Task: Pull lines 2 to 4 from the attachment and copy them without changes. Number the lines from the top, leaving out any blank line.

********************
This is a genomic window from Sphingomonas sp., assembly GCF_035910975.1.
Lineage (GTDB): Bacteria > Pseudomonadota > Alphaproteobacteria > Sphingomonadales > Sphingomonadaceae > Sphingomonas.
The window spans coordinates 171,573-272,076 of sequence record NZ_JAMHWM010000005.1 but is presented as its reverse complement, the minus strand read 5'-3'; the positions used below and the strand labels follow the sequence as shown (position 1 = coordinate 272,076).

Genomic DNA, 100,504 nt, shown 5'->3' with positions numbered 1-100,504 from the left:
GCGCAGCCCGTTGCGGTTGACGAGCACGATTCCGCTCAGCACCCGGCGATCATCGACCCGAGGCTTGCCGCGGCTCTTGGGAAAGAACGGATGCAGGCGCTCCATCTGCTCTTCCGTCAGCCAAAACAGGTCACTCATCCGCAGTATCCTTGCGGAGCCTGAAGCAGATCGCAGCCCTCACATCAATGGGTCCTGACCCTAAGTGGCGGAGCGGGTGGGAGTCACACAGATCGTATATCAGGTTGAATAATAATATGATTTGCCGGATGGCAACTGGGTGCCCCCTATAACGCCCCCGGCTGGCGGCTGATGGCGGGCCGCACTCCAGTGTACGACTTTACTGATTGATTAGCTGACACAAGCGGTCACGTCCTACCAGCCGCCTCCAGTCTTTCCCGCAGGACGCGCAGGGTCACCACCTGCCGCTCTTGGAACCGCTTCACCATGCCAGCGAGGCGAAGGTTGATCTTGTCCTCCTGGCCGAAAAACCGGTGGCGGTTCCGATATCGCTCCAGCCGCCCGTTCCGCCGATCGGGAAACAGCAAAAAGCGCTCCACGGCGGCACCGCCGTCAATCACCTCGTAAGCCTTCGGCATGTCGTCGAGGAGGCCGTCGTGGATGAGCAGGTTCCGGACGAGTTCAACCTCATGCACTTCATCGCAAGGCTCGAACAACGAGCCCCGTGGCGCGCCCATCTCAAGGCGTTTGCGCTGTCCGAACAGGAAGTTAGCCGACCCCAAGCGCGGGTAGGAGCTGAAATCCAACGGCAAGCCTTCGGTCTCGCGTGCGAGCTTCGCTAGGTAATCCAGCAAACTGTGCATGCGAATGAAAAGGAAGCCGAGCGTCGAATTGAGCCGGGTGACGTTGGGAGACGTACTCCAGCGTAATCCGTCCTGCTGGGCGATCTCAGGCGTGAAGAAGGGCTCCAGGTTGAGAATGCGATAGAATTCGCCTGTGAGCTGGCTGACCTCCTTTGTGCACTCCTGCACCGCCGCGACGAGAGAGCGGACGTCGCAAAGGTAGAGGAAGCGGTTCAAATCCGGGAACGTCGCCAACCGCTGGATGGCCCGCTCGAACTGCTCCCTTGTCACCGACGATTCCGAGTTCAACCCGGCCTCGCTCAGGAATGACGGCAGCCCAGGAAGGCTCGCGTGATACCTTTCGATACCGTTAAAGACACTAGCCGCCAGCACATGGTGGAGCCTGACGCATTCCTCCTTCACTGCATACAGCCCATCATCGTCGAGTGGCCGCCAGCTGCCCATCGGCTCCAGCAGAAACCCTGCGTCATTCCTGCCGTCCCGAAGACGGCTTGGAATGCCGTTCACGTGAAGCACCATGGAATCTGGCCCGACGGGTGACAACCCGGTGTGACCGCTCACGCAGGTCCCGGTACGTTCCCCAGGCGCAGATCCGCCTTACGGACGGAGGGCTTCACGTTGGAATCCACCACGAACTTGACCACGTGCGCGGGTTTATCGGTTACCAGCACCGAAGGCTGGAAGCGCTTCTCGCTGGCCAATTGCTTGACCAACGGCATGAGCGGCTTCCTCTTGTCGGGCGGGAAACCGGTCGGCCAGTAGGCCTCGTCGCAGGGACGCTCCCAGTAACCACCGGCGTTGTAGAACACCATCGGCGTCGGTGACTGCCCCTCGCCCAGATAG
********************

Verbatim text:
Lineage (GTDB): Bacteria > Pseudomonadota > Alphaproteobacteria > Sphingomonadales > Sphingomonadaceae > Sphingomonas.
The window spans coordinates 171,573-272,076 of sequence record NZ_JAMHWM010000005.1 but is presented as its reverse complement, the minus strand read 5'-3'; the positions used below and the strand labels follow the sequence as shown (position 1 = coordinate 272,076).

Genomic DNA, 100,504 nt, shown 5'->3' with positions numbered 1-100,504 from the left: